In reference to this cartoon, Rifkin differentiates the free market from capitalism. Free markets existed before the advent of capitalism in the late medieval period, when craft guilds produced goods. There were mostly small, family operations where the craftsman owned their own tools. The change to capitalism occurred when some merchants wanted to bypass the guilds and hired poor laborers in the countryside to do the work with tools the merchants leased to them. Their operations grew so that they could provide goods at lower cost than the skilled craftsmen and ran them out of business, then hired them as slave wage laborers. Adam Smith saw a direct relationship between the enclosure of land and the enclosure of tools (39-40).
As noted above, there is always a mix and overlap of the eras involved. So when regressives talk about free markets they tend to use examples of small business. This seems more from the medieval era of skilled craftsmen competing with each other to make the best products for the best price, which serves everyone. Capitalism, however, is about big business, monopolies and oligopolies. Rifkin makes a case that it was the best way to implement that era given the massive scale of building out its infrastructure.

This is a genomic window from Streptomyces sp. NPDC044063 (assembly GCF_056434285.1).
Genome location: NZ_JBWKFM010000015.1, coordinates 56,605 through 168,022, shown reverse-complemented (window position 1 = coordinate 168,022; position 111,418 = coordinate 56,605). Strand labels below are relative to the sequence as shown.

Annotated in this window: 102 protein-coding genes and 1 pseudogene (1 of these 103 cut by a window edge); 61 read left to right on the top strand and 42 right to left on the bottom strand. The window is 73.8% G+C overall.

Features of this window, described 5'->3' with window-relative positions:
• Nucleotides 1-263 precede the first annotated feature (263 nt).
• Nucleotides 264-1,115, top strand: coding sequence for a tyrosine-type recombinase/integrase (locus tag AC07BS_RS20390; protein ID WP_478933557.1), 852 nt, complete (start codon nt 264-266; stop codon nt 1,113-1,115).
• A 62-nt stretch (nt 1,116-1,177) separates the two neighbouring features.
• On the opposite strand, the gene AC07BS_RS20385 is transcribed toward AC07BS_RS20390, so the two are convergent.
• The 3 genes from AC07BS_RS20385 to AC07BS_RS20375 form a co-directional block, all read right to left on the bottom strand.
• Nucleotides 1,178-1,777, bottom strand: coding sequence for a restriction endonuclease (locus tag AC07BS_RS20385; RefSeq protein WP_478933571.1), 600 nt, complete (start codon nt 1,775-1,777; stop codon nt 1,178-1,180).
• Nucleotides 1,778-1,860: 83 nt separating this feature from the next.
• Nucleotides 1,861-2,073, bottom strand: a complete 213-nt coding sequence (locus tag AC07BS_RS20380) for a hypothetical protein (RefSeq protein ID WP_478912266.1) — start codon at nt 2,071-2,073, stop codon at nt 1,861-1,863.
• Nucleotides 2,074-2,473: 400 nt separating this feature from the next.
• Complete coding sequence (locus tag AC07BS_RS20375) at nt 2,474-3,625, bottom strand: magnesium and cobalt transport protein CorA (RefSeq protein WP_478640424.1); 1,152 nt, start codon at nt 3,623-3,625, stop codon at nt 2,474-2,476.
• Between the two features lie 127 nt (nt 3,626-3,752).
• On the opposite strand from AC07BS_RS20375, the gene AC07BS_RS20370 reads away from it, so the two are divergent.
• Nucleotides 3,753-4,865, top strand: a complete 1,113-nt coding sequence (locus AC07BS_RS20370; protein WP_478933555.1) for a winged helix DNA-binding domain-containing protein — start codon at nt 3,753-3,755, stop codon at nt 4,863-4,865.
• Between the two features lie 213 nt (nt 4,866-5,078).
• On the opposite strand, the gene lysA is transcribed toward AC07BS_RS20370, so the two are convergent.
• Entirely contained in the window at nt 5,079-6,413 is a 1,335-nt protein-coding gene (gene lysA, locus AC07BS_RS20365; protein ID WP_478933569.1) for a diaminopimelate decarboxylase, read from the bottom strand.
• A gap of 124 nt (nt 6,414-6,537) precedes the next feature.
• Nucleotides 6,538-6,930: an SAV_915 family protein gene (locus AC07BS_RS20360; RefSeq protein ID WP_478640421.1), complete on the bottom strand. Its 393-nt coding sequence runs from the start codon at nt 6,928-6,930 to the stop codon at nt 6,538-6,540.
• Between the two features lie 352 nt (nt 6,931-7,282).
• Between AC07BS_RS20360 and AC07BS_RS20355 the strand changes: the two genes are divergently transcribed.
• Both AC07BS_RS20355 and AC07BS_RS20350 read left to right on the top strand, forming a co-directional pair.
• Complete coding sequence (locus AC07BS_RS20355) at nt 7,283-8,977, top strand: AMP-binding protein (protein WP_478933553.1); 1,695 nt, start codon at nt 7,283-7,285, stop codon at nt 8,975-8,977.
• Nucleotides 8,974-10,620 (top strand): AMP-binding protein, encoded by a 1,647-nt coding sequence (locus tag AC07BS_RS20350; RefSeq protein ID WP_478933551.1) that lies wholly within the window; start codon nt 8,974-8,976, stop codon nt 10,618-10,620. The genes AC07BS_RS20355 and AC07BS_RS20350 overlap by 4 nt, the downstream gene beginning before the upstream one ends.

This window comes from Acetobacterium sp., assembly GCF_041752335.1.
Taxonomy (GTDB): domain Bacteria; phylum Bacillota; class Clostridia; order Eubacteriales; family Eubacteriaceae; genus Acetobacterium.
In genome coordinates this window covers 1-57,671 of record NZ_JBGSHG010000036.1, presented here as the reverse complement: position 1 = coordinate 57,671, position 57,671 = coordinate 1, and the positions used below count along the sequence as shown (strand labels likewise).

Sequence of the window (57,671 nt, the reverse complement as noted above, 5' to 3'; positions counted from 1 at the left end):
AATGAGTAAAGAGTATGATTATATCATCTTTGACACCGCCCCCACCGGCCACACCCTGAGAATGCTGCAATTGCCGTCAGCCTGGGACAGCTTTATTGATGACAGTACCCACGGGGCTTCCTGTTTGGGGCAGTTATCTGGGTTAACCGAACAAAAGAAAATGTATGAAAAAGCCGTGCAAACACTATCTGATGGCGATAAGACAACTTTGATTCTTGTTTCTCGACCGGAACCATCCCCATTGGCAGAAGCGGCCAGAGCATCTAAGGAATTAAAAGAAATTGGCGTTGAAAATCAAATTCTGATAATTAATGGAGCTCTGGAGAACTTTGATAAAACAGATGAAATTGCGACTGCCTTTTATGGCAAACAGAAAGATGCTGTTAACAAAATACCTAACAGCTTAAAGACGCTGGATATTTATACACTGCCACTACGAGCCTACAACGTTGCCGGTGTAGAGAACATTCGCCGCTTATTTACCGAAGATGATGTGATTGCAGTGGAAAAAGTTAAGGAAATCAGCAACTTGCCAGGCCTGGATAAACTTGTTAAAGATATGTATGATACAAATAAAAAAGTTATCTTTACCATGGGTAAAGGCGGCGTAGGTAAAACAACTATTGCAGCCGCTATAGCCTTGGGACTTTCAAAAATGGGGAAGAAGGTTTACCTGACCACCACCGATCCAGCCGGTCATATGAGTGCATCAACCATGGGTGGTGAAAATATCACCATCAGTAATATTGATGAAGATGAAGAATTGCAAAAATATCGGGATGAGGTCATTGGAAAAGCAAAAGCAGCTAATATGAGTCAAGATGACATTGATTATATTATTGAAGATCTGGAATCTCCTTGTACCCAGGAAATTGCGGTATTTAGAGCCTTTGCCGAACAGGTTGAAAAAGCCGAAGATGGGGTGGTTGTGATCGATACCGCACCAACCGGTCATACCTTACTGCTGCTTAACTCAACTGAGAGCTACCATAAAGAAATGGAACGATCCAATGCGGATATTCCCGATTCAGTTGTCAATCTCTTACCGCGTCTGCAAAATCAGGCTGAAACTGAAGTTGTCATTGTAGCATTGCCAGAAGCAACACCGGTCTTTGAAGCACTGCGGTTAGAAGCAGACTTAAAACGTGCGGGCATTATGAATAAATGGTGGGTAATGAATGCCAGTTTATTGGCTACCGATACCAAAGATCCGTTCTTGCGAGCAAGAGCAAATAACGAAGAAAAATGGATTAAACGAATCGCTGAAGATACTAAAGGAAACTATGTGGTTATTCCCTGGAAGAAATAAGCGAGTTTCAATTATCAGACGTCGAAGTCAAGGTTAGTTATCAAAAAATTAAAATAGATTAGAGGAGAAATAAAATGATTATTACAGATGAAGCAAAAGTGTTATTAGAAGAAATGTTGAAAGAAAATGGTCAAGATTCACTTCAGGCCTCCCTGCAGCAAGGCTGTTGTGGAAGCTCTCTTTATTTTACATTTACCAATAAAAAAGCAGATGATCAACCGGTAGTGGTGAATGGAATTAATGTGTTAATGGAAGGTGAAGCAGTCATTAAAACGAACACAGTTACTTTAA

But make no mistake about it: it was not a free market of the kind envisioned by Adam Smith. That was more a vision for the burgeoning first industrial revolution when we were in the transition from feudal guild markets still situated in an agricultural economic base. Smith himself warned of the dangers of large corporations taking over and monopolizing the marketplace.
If we accept that capitalism was a functional fit for the era, we must also admit that it no longer fits for the emerging era. It's time to free the market yet again, this time with free goods and services, i.e., in terms of marginal costs, not fixed costs. As to who finances the latter, it was discussed in the chapters above.